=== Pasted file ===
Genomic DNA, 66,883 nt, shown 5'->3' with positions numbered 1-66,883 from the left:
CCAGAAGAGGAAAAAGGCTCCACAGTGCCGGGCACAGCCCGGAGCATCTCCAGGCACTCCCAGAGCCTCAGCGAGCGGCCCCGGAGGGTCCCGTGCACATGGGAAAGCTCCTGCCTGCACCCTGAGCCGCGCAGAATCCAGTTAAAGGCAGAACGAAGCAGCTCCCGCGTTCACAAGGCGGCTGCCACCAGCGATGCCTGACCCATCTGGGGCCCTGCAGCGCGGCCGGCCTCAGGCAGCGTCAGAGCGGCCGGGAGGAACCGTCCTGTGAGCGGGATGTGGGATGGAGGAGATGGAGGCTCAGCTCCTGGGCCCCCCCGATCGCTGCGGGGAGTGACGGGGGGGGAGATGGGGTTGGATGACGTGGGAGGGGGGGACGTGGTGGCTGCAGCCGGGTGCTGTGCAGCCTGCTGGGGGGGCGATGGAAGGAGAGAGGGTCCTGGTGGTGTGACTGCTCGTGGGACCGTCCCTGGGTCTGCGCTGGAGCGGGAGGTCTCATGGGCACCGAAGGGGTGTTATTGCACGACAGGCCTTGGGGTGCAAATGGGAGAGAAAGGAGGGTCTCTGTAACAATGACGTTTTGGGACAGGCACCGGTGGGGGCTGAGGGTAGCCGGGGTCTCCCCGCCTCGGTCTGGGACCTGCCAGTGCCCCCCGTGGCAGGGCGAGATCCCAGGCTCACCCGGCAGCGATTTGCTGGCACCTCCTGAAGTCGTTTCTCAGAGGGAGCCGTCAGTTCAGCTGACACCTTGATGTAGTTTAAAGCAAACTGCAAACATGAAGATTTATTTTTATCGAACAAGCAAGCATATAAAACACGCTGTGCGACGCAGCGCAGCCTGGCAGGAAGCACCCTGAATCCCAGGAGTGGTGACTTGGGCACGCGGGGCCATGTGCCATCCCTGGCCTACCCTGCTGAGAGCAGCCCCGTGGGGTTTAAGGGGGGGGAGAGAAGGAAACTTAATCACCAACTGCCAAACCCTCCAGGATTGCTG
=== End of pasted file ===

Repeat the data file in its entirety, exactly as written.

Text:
Genomic DNA, 66,883 nt, shown 5'->3' with positions numbered 1-66,883 from the left:
CCAGAAGAGGAAAAAGGCTCCACAGTGCCGGGCACAGCCCGGAGCATCTCCAGGCACTCCCAGAGCCTCAGCGAGCGGCCCCGGAGGGTCCCGTGCACATGGGAAAGCTCCTGCCTGCACCCTGAGCCGCGCAGAATCCAGTTAAAGGCAGAACGAAGCAGCTCCCGCGTTCACAAGGCGGCTGCCACCAGCGATGCCTGACCCATCTGGGGCCCTGCAGCGCGGCCGGCCTCAGGCAGCGTCAGAGCGGCCGGGAGGAACCGTCCTGTGAGCGGGATGTGGGATGGAGGAGATGGAGGCTCAGCTCCTGGGCCCCCCCGATCGCTGCGGGGAGTGACGGGGGGGGAGATGGGGTTGGATGACGTGGGAGGGGGGGACGTGGTGGCTGCAGCCGGGTGCTGTGCAGCCTGCTGGGGGGGCGATGGAAGGAGAGAGGGTCCTGGTGGTGTGACTGCTCGTGGGACCGTCCCTGGGTCTGCGCTGGAGCGGGAGGTCTCATGGGCACCGAAGGGGTGTTATTGCACGACAGGCCTTGGGGTGCAAATGGGAGAGAAAGGAGGGTCTCTGTAACAATGACGTTTTGGGACAGGCACCGGTGGGGGCTGAGGGTAGCCGGGGTCTCCCCGCCTCGGTCTGGGACCTGCCAGTGCCCCCCGTGGCAGGGCGAGATCCCAGGCTCACCCGGCAGCGATTTGCTGGCACCTCCTGAAGTCGTTTCTCAGAGGGAGCCGTCAGTTCAGCTGACACCTTGATGTAGTTTAAAGCAAACTGCAAACATGAAGATTTATTTTTATCGAACAAGCAAGCATATAAAACACGCTGTGCGACGCAGCGCAGCCTGGCAGGAAGCACCCTGAATCCCAGGAGTGGTGACTTGGGCACGCGGGGCCATGTGCCATCCCTGGCCTACCCTGCTGAGAGCAGCCCCGTGGGGTTTAAGGGGGGGGAGAGAAGGAAACTTAATCACCAACTGCCAAACCCTCCAGGATTGCTG